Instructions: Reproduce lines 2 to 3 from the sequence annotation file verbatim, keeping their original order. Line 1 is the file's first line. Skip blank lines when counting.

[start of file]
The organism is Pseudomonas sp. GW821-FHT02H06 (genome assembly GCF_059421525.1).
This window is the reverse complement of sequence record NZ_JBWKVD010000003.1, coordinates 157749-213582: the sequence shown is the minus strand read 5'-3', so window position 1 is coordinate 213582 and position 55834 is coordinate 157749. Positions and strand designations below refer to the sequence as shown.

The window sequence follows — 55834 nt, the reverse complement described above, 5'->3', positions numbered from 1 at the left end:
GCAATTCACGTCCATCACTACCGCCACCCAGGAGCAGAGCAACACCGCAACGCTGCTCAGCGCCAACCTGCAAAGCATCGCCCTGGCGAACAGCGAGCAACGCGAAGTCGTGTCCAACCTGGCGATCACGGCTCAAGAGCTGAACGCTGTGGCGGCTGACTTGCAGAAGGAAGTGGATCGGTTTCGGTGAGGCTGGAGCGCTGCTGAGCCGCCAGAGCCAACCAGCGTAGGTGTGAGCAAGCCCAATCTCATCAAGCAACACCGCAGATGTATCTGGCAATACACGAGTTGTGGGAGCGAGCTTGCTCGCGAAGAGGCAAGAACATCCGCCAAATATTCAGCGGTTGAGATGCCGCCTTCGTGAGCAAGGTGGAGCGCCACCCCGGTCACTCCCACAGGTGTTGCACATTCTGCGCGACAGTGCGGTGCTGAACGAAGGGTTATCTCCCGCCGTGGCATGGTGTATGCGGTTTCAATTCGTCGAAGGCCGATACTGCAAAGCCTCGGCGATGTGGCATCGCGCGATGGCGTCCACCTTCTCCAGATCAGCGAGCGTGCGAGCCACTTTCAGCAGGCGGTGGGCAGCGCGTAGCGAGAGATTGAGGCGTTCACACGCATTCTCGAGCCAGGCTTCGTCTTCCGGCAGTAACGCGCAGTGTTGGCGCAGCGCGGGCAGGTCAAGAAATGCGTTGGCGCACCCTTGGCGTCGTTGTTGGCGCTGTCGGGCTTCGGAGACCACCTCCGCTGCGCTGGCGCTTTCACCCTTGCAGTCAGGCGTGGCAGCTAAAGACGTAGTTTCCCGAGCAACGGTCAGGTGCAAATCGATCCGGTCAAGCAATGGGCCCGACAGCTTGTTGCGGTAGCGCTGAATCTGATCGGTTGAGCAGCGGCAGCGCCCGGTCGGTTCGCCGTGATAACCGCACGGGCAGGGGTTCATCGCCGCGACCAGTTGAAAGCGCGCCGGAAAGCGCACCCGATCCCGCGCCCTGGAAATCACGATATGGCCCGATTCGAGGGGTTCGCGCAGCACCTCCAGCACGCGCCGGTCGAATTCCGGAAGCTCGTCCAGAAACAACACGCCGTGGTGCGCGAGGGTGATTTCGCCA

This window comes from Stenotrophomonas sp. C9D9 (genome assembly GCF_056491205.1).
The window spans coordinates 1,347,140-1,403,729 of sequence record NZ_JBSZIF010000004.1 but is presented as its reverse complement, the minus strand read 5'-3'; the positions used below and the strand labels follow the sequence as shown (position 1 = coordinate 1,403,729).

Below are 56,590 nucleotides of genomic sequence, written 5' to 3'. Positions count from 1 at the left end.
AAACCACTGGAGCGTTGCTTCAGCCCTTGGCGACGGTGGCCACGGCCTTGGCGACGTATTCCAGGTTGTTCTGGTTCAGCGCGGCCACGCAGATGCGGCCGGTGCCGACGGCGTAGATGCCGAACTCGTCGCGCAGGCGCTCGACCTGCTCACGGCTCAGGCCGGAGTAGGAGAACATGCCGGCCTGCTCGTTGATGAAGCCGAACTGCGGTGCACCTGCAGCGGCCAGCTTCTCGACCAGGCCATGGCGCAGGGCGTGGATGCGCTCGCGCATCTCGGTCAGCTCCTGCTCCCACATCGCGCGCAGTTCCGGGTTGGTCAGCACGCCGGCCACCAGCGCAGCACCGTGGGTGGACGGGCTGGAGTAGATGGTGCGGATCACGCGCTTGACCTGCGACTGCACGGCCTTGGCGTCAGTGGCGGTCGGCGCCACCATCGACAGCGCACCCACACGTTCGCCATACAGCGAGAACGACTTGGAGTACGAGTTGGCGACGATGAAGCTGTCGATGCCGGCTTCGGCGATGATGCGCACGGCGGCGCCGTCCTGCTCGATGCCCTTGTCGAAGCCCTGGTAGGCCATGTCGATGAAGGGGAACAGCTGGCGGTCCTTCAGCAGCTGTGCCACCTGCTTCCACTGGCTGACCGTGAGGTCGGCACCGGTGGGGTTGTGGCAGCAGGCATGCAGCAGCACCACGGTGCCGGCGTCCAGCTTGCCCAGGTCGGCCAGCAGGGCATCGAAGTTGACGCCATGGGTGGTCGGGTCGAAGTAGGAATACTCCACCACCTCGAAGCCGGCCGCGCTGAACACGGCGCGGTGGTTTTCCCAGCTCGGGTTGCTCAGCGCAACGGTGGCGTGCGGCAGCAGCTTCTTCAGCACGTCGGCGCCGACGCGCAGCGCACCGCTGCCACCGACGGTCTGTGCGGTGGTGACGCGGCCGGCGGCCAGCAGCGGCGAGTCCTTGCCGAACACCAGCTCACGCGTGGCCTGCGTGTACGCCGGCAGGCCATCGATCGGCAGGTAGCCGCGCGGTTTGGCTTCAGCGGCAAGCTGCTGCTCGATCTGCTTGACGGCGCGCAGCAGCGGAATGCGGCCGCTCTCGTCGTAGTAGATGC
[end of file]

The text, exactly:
This window is the reverse complement of sequence record NZ_JBWKVD010000003.1, coordinates 157749-213582: the sequence shown is the minus strand read 5'-3', so window position 1 is coordinate 213582 and position 55834 is coordinate 157749. Positions and strand designations below refer to the sequence as shown.

The window sequence follows — 55834 nt, the reverse complement described above, 5'->3', positions numbered from 1 at the left end: